In ancient China, badges made of gem materials were used to denote rank. Mandarins of the first rank wore red stones such as ruby and red or pink tourmaline; coral and garnet were reserved for bureaucrats of the second rank. Blue stones such as lapis lazuli and aquamarine symbolized the third rank. Mandarins of the fourth rank wore rock crystal. Other white stones indicated the fifth rank. Here again, color, not gemstone type, seems to have been the defining criterion7.
Gems were also valued as much for their talismanic or medicinal value as for their beauty. These arcane beliefs and associations persist today, but they no longer have any effect on value or the idea of preciousness, particularly as judged in the marketplace.
Seal stone engraving: value added
The carving of gems became an important art in ancient times with the introduction of seal stone engraving about 3500 bc by the Babylonians. Gemstones were engraved intaglio with mythical scenes that appeared in relief when the stone was impressed in clay. These engraved gems became the official signatures of kings, nobles, and high-ranking officials of the court. In ancient Mycenae, seal engraving reached a high degree of sophistication by the late Bronze Age. A group of seals recovered from Mycenaean shaft graves at Dendra (on the Greek mainland) shows a mastery of technique as well as a lyric sensibility equaled only by the Greek masters of the classical period and never since8.
The earliest seals were engraved in relatively soft stones such as serpentine and steatite; these stones could be carved using bronze tools. However, by the twelfth century bc, hard stones such as agate, amethyst and garnet became the materials of choice. Engraving these stones (over six on the Moh’s scale of hardness) required a more sophisticated technique: even iron, the hardest metal then known, was too soft to engrave carnelian agate.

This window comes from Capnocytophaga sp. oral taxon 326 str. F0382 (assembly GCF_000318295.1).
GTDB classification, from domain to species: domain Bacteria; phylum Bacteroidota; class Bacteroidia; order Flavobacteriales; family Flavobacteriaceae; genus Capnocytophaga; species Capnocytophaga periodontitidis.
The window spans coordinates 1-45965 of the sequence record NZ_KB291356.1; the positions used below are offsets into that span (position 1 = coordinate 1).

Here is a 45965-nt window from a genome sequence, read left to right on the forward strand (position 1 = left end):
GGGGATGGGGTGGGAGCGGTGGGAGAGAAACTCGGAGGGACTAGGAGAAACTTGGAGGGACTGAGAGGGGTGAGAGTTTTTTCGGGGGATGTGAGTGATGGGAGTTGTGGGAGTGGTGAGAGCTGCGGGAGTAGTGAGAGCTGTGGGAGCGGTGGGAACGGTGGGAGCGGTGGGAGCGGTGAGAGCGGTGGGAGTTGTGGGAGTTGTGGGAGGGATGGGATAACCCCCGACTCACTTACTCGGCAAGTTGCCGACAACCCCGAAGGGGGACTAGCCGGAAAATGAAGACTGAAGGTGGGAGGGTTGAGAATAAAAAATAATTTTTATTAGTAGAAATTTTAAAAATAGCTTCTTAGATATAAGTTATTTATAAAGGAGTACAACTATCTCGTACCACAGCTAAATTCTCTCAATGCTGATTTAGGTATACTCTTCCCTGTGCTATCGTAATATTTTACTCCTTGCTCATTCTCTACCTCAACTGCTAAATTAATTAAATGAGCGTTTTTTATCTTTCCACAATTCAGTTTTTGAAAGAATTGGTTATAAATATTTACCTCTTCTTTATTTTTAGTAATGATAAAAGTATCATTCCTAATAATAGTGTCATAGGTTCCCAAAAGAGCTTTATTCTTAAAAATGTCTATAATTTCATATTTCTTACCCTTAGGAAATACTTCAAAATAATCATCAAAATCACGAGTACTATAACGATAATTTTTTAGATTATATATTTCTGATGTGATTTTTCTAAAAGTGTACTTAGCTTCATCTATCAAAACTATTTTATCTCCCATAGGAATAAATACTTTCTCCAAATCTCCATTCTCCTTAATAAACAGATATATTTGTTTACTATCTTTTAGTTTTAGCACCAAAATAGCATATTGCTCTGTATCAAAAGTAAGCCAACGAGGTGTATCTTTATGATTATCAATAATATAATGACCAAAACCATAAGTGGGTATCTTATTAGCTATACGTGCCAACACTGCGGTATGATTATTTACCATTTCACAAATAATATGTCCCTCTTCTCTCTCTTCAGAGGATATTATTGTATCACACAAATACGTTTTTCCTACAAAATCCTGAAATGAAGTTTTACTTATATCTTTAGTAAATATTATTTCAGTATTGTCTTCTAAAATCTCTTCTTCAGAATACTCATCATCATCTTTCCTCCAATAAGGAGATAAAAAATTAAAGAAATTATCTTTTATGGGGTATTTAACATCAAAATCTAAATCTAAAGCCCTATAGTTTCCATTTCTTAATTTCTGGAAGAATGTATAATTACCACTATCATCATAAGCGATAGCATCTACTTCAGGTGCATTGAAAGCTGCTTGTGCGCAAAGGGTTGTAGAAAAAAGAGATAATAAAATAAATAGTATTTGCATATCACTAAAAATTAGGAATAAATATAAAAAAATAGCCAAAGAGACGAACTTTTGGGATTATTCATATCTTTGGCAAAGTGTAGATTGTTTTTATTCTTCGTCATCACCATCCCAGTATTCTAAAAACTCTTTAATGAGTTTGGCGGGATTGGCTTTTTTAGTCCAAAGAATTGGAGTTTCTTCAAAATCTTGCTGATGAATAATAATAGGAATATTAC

Carnelian, the eighth stone of the breastplate of the Tabernacle’s high priest described in the Biblical book of Exodus, was the gem of choice for engravers from the Bronze Age until late Roman times. Fully fifty percent of Greek seals and more than ninety percent of Roman intaglios were carved of carnelian and the darker orange agate called sardius. The 13th century Arab gemologist Al Tifaschi, who did admit of a hierarchy of gems, classed carnelian amongst the “royal” or finest gems (al ahdjar al Mulukiyya)9. Today the stone barely makes the semi-precious list, but carnelian was unquestionably one of the precious stones of antiquity.
By classical times seals were in use throughout the lands bordering the Inland Sea. Experts in this craft enjoyed high status. Some of the best quality gem material is found in Mycenaean gems unearthed at Aidonia. These are carved in the finest translucent layered carnelian. They are the exception: by Roman times, some of the finest masterworks of the engraver’s art were executed in opaque, relatively mundane pieces of dark orange carnelian and sard, demonstrating that the beauty of the material itself was of secondary importance. The real preciousness of the gem lay in the artistry and the quality of execution10.
The Middle Ages: shifting values
In medieval Europe, superstitions centered around the religious, talismanic, and medicinal properties of gemstones were accepted without question. Many of these beliefs had been passed down from ancient times in the writings of the Roman scholar Pliny and repeated in the works of the 7th century bishop Isidore of Seville. The medieval mind, obsessed as it was with questions of sin, death and the torments of Hell, proved fertile ground for the growth, dissemination and acceptance of such beliefs.
In those times, each gem was valued for its ability to protect its wearer from evils both physical and spiritual. “Coral, which for twenty centuries or more was classed among the precious stones,” cured madness and assured wisdom12. Emerald was considered to protect the wearer against all manner of enchantments. Carnelian drove out evil and protected the wearer from envy. Lapis lazuli was a sure cure for quartan fever. Sapphire also offered protection from envy and was thought to attract divine favor. Chrysoprase protected the thief from hanging.